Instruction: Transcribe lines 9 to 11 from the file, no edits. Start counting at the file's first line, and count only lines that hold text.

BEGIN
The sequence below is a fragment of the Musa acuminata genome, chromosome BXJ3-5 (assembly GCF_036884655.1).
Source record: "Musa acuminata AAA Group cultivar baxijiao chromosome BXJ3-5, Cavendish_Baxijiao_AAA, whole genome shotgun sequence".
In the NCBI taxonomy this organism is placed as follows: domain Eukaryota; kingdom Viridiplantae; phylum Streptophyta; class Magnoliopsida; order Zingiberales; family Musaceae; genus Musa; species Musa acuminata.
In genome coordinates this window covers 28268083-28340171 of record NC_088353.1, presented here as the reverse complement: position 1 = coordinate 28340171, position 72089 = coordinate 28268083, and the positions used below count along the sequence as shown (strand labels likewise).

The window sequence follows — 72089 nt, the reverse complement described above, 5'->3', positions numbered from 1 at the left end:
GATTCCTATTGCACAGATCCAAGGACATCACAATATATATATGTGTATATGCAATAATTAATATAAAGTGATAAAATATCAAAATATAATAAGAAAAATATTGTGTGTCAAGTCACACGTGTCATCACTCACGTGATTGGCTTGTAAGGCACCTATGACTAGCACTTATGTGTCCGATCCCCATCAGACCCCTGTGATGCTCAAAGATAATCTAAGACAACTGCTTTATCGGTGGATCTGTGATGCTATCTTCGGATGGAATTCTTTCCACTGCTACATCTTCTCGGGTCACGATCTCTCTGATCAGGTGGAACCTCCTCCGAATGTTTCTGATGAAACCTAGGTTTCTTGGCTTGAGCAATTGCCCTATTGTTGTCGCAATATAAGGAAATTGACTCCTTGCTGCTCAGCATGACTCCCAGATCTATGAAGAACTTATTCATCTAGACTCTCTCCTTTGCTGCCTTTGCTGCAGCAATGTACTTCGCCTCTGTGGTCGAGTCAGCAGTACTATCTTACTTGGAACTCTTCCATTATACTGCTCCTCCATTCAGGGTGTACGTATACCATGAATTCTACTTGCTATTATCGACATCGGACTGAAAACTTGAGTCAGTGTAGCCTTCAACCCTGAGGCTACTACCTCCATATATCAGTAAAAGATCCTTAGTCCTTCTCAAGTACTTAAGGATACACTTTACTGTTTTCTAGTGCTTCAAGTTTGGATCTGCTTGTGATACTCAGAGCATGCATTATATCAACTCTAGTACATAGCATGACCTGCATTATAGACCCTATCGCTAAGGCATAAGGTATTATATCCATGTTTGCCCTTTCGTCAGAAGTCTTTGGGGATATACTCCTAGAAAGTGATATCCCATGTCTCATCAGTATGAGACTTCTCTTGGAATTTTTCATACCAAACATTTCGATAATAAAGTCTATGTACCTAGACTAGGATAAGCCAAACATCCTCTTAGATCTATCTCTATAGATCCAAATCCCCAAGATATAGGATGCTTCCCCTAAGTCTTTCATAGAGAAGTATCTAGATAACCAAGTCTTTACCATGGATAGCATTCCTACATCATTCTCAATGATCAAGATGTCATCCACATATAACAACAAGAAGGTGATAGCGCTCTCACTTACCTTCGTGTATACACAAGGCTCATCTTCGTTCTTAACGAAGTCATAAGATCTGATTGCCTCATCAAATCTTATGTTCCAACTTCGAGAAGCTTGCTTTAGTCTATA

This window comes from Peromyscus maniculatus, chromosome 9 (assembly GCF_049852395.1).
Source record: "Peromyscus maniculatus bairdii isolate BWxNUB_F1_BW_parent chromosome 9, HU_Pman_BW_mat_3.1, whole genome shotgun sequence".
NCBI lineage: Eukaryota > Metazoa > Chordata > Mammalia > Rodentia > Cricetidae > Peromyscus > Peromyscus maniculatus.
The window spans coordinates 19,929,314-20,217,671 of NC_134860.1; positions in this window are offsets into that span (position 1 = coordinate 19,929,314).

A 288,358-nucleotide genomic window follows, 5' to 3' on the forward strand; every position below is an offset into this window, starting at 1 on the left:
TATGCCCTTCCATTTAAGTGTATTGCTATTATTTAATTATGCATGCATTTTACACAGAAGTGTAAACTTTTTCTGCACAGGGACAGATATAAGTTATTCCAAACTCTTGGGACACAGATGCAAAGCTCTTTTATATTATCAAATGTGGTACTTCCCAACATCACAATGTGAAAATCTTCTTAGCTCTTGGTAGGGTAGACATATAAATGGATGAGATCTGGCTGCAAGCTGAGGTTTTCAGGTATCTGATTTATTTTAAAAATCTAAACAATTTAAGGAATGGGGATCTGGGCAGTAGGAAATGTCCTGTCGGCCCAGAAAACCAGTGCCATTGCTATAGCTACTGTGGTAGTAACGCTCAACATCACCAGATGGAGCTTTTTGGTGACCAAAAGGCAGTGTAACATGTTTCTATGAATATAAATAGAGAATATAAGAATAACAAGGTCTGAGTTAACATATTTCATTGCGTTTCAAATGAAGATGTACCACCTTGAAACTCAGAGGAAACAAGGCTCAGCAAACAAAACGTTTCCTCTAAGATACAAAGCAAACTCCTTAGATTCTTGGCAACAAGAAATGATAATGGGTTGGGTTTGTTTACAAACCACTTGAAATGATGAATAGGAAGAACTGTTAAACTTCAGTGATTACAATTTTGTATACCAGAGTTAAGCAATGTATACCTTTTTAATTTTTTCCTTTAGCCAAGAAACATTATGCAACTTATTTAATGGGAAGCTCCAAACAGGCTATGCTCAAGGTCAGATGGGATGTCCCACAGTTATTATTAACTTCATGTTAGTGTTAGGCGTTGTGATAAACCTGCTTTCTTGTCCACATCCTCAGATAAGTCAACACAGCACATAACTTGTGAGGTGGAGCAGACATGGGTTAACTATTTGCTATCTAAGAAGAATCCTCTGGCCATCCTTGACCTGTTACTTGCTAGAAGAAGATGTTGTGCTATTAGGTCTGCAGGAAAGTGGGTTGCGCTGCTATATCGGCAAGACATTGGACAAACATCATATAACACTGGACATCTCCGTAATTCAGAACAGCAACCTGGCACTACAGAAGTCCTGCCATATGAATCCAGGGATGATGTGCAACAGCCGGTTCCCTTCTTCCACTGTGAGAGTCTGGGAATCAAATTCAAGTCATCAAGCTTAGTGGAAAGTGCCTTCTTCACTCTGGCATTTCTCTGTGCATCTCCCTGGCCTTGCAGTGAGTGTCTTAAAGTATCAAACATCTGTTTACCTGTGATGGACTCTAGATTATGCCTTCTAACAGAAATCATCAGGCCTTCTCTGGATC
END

NCBI lineage: Eukaryota > Metazoa > Chordata > Mammalia > Rodentia > Cricetidae > Peromyscus > Peromyscus maniculatus.
The window spans coordinates 19,929,314-20,217,671 of NC_134860.1; positions in this window are offsets into that span (position 1 = coordinate 19,929,314).

A 288,358-nucleotide genomic window follows, 5' to 3' on the forward strand; every position below is an offset into this window, starting at 1 on the left: